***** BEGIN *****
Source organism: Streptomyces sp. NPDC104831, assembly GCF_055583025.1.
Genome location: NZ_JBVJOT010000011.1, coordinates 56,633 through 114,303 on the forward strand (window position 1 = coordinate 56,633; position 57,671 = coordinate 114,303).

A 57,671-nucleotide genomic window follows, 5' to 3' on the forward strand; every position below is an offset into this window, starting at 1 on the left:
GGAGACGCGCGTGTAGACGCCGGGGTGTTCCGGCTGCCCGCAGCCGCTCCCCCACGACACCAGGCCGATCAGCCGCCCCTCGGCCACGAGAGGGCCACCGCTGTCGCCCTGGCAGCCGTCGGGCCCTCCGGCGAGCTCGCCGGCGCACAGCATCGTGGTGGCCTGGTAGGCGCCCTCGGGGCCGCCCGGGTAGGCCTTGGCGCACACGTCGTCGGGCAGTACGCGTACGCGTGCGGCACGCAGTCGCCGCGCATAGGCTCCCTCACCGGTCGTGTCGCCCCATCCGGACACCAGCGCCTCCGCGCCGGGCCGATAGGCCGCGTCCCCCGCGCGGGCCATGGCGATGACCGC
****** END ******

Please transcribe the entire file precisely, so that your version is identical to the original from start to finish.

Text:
Source organism: Streptomyces sp. NPDC104831, assembly GCF_055583025.1.
Genome location: NZ_JBVJOT010000011.1, coordinates 56,633 through 114,303 on the forward strand (window position 1 = coordinate 56,633; position 57,671 = coordinate 114,303).

A 57,671-nucleotide genomic window follows, 5' to 3' on the forward strand; every position below is an offset into this window, starting at 1 on the left:
GGAGACGCGCGTGTAGACGCCGGGGTGTTCCGGCTGCCCGCAGCCGCTCCCCCACGACACCAGGCCGATCAGCCGCCCCTCGGCCACGAGAGGGCCACCGCTGTCGCCCTGGCAGCCGTCGGGCCCTCCGGCGAGCTCGCCGGCGCACAGCATCGTGGTGGCCTGGTAGGCGCCCTCGGGGCCGCCCGGGTAGGCCTTGGCGCACACGTCGTCGGGCAGTACGCGTACGCGTGCGGCACGCAGTCGCCGCGCATAGGCTCCCTCACCGGTCGTGTCGCCCCATCCGGACACCAGCGCCTCCGCGCCGGGCCGATAGGCCGCGTCCCCCGCGCGGGCCATGGCGATGACCGC